Let's have some fun with the Drowned God and Unix signals.

This is a simple program that catches SIGINT and SIGTERM

#include <stdio.h>  // for printf() && perror()
#include <stdlib.h> // for exit()
#include <signal.h> // for all the signal fun
#include <unistd.h> // for sleep()

/**
 * catch signals
 */
void catch(int sig)
{
    static int counter = 0;

    // prevent exit by SIGINT and SIGTERM 3 times and then exit program
    if (sig == SIGINT || sig == SIGTERM) {
        if (counter < 3) {
            printf("What is dead may never die\n");
            counter += 1;
        } else {
            printf("Okay... :(\n");
            exit(0);
        }
    }
}

int main(int ac, char ** av)
{
    // set catcher for the interrupt signal
    if (signal(SIGINT, catch) == SIG_ERR) {
        perror("Can't catch SIGINT\n");
    }

    // set catcher for the kill signal
    if (signal(SIGTERM, catch) == SIG_ERR) {
        perror("Can't catch SIGTERM\n");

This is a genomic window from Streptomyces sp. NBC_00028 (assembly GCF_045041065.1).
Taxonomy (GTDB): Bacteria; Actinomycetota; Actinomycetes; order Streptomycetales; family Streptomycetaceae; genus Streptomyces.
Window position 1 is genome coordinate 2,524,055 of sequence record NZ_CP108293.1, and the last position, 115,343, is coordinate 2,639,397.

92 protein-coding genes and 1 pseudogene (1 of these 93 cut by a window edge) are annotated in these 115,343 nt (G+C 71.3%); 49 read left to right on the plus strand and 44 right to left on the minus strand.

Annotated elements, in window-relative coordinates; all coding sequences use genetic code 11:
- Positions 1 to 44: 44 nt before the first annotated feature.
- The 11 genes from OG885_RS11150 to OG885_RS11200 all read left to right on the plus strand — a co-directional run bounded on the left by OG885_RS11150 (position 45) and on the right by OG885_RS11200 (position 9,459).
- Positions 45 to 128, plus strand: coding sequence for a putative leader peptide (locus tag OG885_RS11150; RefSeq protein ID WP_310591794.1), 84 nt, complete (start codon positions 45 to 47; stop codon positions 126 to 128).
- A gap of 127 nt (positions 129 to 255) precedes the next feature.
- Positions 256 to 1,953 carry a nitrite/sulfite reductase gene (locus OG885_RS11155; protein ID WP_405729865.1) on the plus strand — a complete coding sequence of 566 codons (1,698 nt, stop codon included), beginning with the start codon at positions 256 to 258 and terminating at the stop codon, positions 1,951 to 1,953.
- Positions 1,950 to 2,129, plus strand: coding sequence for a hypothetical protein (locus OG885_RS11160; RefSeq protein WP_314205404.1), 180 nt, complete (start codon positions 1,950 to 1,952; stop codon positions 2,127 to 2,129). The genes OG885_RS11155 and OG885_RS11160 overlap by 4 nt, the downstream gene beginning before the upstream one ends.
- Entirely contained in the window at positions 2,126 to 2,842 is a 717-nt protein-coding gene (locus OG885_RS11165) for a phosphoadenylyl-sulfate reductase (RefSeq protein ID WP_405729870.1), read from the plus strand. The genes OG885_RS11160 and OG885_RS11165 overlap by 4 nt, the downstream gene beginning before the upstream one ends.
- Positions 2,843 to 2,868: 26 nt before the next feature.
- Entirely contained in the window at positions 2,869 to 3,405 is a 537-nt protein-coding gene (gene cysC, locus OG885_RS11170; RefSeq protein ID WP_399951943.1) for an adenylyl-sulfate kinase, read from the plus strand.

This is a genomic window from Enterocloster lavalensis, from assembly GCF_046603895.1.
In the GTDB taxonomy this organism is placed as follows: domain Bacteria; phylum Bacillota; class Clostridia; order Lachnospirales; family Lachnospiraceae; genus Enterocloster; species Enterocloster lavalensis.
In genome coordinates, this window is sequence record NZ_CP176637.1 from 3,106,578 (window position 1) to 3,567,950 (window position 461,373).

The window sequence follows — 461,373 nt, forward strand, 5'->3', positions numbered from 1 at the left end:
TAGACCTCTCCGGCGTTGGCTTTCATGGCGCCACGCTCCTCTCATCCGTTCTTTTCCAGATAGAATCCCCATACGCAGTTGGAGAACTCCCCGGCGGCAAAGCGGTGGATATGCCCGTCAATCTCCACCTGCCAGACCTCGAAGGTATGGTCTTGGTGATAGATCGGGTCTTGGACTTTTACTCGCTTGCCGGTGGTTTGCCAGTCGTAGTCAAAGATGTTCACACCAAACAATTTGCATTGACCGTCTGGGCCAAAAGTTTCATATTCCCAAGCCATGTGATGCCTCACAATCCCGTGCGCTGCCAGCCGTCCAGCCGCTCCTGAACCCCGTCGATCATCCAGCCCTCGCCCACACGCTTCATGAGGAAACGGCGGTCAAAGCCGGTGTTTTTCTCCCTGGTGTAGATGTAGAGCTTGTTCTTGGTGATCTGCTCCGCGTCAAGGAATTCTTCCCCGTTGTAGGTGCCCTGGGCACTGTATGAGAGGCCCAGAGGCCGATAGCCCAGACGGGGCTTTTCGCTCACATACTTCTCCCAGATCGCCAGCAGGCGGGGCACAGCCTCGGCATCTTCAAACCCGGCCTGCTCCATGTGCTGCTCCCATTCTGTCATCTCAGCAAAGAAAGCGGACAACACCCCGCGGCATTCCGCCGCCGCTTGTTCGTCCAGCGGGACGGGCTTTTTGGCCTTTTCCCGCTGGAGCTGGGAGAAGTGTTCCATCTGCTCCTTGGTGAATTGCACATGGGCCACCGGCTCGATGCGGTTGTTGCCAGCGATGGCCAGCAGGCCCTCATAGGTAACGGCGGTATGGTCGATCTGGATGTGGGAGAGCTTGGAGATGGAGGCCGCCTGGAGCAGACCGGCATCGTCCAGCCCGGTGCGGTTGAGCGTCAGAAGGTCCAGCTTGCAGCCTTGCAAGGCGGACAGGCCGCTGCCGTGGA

}

    printf("We do not sow\n");

    // keep running in background, we exit by other means
    while(1) {
        sleep(1);
    }
}

Compile it and run, then try to kill all Greyjoy :)

[sandfox@paloalto fun]$ clang -o greyjoy greyjoy.c
[sandfox@paloalto fun]$ ./greyjoy &
[1] 31366
We do not sow
[sandfox@paloalto fun]$ killall greyjoy
What is dead may never die
[sandfox@paloalto fun]$ killall greyjoy
What is dead may never die
[sandfox@paloalto fun]$ killall greyjoy
What is dead may never die
[sandfox@paloalto fun]$ killall greyjoy
Okay... :(
[1]+  Done                    ./greyjoy
[sandfox@paloalto fun]$

It seems they are somehow protected :)

A good example of signals handling can be found here: www.thegeekstuff.com